The Pros

It’s important to remember that we’ve been here before. Definitely not to this scale, but the idea of technology replacing human jobs is not a new one. Factory workers have been replaced by machines since the late 1800s, the agriculture industry has leaned on machines to increase productivity on a global scale, and many other industries have grown to respect how automation can make their lives easier. Eventually, adaptation is necessary, no matter the field.

Automation also leads to a company saving money. When they save money on labor costs, the consumer benefits with lower prices and a more consistent workflow. With lower prices and consistency, companies will grow, which means that they will hire more human employees for jobs that require critical thinking. So, in an indirect way, automation may actually help human employees.

Over time, automation saves companies money on labor costs, and consumers benefit with lower prices and more consistent products and services. There are always tradeoffs (in terms of flexibility and personal touch), but with lower prices and consistency, companies will grow, which means that they will hire more human employees for jobs that require critical thinking and right-brain skills. So, in an indirect way, automation may actually help human employees.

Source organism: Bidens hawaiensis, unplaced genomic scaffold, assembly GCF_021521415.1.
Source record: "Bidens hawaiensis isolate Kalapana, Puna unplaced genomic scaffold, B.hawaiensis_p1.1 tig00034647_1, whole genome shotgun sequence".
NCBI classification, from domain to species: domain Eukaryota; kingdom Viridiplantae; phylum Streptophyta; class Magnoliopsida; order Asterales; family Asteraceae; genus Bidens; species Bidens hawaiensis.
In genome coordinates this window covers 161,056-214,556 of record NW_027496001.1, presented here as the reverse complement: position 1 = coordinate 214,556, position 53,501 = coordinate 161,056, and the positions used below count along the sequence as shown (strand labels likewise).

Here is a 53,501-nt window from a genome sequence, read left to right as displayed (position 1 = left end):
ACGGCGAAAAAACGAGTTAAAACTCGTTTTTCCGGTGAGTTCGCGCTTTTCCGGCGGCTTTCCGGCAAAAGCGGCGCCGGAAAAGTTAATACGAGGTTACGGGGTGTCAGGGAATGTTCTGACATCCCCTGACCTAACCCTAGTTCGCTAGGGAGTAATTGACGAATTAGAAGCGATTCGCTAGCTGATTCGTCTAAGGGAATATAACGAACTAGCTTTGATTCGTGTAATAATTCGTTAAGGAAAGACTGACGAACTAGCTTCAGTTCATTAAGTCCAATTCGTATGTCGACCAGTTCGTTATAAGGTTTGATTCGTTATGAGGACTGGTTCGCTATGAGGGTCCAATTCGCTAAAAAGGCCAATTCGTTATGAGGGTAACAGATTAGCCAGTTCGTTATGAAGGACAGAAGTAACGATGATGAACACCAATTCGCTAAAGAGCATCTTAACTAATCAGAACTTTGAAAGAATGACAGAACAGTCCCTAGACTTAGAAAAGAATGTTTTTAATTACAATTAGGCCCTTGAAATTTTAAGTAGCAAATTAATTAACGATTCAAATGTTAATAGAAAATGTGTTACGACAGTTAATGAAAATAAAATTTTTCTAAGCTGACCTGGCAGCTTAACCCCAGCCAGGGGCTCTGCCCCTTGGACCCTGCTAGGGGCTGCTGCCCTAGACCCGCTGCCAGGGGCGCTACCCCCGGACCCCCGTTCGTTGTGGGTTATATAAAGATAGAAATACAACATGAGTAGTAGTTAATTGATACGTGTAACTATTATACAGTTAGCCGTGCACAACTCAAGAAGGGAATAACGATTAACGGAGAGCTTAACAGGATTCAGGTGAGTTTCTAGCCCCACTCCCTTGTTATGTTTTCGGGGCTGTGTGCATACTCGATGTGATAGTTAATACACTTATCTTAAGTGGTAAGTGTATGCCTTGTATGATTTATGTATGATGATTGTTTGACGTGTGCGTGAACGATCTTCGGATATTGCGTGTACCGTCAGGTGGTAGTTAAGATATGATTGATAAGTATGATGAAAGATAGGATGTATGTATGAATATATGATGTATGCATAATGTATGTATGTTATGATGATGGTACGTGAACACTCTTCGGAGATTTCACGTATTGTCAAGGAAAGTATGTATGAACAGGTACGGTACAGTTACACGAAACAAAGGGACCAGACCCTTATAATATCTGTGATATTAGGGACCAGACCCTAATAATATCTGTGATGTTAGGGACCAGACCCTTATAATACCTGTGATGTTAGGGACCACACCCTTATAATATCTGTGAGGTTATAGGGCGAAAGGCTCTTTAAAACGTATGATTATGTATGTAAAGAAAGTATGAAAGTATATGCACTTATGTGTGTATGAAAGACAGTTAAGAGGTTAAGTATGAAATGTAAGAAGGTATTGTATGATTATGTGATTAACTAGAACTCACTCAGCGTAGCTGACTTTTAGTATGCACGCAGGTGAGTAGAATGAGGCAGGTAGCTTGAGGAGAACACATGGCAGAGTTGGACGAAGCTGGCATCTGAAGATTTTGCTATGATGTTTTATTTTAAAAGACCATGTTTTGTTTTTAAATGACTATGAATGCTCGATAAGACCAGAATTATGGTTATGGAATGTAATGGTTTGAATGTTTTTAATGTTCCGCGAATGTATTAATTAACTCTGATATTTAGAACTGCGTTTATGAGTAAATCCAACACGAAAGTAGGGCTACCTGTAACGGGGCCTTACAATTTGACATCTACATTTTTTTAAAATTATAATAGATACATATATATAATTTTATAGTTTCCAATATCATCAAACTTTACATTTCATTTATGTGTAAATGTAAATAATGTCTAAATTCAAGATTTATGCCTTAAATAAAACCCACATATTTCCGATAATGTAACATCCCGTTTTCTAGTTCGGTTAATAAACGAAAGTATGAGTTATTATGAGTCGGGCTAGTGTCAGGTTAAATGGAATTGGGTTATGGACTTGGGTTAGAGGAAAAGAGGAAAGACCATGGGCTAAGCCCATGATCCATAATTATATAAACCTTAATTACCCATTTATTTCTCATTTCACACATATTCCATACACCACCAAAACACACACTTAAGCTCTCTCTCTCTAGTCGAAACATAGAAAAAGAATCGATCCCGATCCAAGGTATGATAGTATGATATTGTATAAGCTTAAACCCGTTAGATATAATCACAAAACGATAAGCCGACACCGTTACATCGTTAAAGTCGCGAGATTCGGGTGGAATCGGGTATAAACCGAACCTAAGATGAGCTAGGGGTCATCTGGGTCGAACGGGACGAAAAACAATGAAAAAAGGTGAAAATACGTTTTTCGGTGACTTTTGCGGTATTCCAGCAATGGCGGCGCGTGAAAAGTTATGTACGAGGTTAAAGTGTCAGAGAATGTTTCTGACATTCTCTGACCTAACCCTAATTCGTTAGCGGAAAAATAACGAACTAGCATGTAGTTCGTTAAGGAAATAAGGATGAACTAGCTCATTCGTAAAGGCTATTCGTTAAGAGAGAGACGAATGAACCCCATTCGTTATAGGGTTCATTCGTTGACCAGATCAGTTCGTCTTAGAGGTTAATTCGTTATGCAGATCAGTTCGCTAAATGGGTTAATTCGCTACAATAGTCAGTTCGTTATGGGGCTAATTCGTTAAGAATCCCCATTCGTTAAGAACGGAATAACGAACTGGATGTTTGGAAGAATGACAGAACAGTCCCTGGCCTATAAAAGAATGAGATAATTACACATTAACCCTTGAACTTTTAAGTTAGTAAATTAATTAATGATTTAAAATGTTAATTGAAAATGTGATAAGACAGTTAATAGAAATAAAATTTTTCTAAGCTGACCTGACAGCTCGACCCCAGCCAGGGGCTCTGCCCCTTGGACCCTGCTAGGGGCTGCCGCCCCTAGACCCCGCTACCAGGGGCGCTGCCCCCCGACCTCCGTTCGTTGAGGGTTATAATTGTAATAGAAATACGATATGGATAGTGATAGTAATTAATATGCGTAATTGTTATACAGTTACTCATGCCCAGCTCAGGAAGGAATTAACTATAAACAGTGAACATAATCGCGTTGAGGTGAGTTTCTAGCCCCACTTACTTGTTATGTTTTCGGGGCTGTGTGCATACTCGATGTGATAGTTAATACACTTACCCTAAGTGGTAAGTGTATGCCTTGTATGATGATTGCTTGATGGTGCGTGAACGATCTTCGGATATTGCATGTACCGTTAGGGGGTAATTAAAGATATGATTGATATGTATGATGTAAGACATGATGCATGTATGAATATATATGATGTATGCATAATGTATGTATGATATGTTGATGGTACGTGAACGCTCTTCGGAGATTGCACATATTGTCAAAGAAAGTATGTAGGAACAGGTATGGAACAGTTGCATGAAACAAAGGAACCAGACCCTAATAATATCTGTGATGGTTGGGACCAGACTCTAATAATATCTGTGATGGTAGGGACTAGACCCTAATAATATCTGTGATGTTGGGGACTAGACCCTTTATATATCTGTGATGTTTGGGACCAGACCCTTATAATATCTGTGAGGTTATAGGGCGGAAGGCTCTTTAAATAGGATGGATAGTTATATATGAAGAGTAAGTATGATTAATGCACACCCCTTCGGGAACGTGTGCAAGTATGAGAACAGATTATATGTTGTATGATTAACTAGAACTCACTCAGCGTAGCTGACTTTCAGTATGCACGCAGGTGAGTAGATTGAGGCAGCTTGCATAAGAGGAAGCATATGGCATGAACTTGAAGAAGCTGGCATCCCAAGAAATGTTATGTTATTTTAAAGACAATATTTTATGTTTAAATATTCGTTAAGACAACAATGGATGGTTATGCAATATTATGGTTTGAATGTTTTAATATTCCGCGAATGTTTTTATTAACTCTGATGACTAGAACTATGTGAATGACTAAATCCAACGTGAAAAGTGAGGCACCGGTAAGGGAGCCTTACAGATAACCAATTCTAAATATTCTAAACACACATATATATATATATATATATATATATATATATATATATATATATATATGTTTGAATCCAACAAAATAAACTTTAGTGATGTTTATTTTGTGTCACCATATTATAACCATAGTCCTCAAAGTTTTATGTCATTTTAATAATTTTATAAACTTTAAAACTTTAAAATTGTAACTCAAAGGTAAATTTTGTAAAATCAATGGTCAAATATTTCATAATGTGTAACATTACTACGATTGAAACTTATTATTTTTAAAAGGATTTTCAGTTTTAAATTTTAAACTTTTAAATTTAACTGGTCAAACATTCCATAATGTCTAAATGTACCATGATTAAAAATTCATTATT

Automation may also create the need for entirely new industries and lines of work. Humans might be needed, for instance, to repair malfunctioning robots, or act as intermediaries between human employees and robots. We have seen many new jobs spring up in the past 25 years. Undoubtedly, we will see new fields and jobs that we can’t yet imagine — and many will rely on humans.

The Cons

Not everyone will be in a position to thrive as industries and jobs are further disrupted by technology. Those without college degrees are scared of losing their jobs, and those with degrees are looking over their shoulders. People understand that if possible, any employer would use automation rather than an employee. It makes a lot more sense financially, and in the world of business, it’s all about the bottom line.

More and more people are entering creative fields as they perceive those to be safe from the robotic influx. There are other jobs that are currently safe, but nobody knows how long their job security will be guaranteed. There may eventually be a world where the majority of jobs are taken by computers. While this may be in the distant future, many people are already coming up with ideas on how we’ll have to handle this. Tech genius Elon Musk is amongst the first to suggest that a universal income level might be the best option.

What Can You Do?

Leadership will always remain important. No matter who (or what) the employees are, someone needs to be leading them, especially through difficult transitions. Strong leadership skills are something that will always be needed, no matter how advanced technology becomes.

Luckily, at CO2, we’re all about building leaders for the future. If you’re ready to take the next step towards becoming a better leader, contact us today.

By: Gary Cohen